I’ll cover the different hosting features in the next section, but it’s important to think about what your goals & true needs are. There is no sense in paying for features that you will never use.
It’s also useful to note features that are only “premium” because of contrast. In other words, a company can offer “increased speed” as a premium feature. But is the “increased speed” because the other plans are slow or because there is a substantial change in the account? In short – always ask why before buying the benefit.
- InMotion has the Pro plan & renews at $15.99/mo.
- Bluehost has the Choice Plus plan & renews at $14.99/mo.
Bluehost’s main bonuses are a “SpamExpert,” “Domain Privacy” and “CodeGuard Backup.” The only one here that is a true bonus is CodeGuard PRO – which will backup and restore your site for free. The contrast here is that site backups are both included with InMotion plans, so it’s not a super-compelling pitch…unless you need to restore specific parts of your site.
Domain privacy sounds great, but it’s only worth around $24/yr – so it’s not worth the extra price.
InMotion’s third tier has no caps on core hosting features and adds additional support promises. They also increase the default allocation of memory and CPUs to your account.
InMotion and Bluehost offer comparable pricing & feature sets for the third tier. I’d lean to InMotion because their add-ons are more compelling for the price.
All that said – there is much more to hosting than simply price. Let’s look at other areas among the three companies.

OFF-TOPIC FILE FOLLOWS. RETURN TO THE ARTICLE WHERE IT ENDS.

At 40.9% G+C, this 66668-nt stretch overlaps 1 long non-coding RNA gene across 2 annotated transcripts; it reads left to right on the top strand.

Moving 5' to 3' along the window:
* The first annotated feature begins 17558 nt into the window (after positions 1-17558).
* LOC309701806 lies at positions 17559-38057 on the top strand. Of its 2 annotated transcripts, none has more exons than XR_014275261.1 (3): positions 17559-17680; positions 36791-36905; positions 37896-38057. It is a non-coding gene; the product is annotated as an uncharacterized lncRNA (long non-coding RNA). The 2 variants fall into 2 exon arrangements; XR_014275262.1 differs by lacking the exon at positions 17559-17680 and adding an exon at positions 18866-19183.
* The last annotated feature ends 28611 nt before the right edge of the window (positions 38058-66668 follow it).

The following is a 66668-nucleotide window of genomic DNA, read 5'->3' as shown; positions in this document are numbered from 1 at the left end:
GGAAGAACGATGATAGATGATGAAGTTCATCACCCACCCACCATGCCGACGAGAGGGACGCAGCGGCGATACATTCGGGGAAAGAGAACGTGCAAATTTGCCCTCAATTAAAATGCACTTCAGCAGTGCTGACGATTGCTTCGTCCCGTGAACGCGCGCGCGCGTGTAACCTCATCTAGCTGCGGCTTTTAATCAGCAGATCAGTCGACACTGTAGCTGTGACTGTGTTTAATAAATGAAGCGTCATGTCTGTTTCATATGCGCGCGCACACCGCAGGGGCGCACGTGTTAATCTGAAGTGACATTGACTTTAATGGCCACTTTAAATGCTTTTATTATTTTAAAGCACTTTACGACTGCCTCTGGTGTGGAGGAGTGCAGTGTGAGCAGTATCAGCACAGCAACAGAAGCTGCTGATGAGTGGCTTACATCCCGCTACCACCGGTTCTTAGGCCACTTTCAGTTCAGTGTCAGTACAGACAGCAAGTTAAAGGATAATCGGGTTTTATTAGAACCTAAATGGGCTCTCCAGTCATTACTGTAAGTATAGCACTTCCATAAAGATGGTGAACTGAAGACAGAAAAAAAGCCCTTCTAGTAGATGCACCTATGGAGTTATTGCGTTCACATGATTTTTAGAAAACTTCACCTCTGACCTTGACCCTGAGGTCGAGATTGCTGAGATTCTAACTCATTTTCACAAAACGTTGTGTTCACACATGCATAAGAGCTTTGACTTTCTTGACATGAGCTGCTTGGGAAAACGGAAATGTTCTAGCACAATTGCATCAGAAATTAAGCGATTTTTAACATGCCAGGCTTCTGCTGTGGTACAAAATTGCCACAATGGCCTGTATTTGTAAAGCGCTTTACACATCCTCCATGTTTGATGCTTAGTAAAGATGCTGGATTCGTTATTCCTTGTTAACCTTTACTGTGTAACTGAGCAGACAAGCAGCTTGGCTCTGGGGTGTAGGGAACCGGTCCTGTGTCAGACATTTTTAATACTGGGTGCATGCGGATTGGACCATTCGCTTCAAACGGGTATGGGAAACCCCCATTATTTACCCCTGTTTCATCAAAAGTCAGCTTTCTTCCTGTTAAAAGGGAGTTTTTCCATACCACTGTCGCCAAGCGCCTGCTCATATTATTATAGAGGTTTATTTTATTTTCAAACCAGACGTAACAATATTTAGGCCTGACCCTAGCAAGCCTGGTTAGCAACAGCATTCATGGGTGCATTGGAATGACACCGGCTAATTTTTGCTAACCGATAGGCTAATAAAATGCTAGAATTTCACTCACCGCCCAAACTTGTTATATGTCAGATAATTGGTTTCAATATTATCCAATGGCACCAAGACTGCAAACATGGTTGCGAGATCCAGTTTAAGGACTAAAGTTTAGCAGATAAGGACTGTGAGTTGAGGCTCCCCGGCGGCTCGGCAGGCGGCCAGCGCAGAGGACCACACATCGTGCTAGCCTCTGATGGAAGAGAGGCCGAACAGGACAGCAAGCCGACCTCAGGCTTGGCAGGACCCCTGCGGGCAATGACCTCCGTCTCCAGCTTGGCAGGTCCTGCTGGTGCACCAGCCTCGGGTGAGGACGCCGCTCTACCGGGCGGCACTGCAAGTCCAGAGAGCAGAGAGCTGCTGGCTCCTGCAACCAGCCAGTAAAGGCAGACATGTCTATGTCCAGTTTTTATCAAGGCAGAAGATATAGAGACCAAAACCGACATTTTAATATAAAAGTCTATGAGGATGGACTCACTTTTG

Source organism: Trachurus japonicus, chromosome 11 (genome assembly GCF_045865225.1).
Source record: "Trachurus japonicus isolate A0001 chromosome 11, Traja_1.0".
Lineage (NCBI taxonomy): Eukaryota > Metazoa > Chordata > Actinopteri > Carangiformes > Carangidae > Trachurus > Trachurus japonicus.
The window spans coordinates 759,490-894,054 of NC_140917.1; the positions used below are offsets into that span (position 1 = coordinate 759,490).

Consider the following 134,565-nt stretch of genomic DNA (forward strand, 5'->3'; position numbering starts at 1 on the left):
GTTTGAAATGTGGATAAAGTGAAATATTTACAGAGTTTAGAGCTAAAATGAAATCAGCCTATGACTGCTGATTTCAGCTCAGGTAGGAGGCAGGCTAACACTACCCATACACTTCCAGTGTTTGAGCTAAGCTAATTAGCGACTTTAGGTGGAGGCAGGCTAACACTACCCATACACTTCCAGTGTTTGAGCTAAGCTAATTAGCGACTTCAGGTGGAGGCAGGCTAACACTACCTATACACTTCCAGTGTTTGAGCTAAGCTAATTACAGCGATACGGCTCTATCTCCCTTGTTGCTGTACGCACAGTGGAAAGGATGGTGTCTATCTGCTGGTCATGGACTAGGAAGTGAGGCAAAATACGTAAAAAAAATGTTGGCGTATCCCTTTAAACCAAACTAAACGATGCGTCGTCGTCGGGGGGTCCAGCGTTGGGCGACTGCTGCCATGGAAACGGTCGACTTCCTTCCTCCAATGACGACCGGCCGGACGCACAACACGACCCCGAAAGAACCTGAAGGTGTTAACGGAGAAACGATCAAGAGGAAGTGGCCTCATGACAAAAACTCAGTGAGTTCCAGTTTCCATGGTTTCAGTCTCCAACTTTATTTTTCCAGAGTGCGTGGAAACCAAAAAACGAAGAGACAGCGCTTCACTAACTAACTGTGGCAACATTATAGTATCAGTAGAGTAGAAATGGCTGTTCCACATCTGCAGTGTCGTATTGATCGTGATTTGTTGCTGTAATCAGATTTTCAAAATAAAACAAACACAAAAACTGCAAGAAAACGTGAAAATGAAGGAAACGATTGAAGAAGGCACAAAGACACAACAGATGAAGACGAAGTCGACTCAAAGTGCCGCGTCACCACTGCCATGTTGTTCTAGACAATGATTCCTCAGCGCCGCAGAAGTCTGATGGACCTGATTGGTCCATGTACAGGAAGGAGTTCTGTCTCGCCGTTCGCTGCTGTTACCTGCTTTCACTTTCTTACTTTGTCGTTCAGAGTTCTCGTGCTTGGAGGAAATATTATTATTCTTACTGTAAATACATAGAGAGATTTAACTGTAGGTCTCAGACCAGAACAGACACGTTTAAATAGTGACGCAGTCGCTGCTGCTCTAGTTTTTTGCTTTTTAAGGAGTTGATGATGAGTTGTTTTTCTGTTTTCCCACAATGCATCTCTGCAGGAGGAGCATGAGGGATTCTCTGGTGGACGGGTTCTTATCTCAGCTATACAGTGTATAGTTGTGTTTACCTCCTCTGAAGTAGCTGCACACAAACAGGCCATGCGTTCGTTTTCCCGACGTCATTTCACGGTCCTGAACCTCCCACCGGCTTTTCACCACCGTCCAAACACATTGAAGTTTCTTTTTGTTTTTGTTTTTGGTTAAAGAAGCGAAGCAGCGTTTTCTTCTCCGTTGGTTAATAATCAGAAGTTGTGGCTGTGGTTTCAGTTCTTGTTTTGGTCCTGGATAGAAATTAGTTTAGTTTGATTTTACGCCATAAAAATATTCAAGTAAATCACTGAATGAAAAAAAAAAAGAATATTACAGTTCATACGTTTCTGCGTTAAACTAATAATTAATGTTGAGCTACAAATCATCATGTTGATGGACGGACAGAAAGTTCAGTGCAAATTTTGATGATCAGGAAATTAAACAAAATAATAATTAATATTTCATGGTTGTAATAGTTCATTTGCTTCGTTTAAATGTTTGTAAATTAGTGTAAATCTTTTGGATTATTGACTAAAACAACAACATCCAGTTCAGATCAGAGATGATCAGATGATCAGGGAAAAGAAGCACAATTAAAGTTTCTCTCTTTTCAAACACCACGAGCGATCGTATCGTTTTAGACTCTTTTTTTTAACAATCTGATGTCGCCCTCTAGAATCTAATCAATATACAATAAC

Like I’ve outlined in other web hosting company reviews, it’s useful to break web hosting features down into two different sets – a “core feature set” and a “bonus/premium feature set”.
I mentioned this idea in the Pricing section, but want to expand on it so that you can shop with a sharp eye for what you do/don’t need.
The core feature set consists of what I call the “3 D’s” – domains, disk space and databases/email.
Domains are how many distinct web properties you can connect to your hosting account. Disk space is how many files you can store on your account, and databases/email is how much software you can install to help manage those files (ie, one install of WordPress requires one database on your server).
As mentioned in the pricing, both mix and match these core hosting features based on pricing tier.
They also all maintain new, current hardware. They both use industry standard software such as cPanel and mySQL that “run” your core features. These allow for flexible and familiar management. There’s nothing proprietary about their setups (unlike some hosts like GoDaddy or 1&1) – so you can pick up and leave whenever you want. Bluehost does do a better job with their WordPress integration with cPanel. Since WordPress users are Bluehost’s focus, it’s the default.
They all have PHP 7 available. They both have automatic WordPress installation and automatic WordPress plugin installation available. Their website builder options are both built on WordPress.
That said, you can start to see a difference between them on more premium/bonus features.
InMotion offers free migration from other hosts while Bluehost charges for the service. This confirms that Bluehost is focused on acquiring new customers rather than acquiring customers with existing websites.
InMotion includes free name brand Comodo SSL certificate in their plans. InMotion also includes a free staging environment in their WordPress hosting plan in addition to lots of more technically-focused features.
InMotion has data centers in Los Angeles and Virginia. Bluehost is in Provo, Utah.
Bluehost and InMotion both include a free domain for new customers – which can be convenient for anyone that doesn’t have a domain name from a 3rd party already.
As a general rule, both have the features that will run a good website on whatever software you choose.
That said, InMotion comes out ahead with more versatile features that appeal to a broader cross-section of customers, while Bluehost does a good job zero-ing in on customers who just want to build a WordPress website from scratch.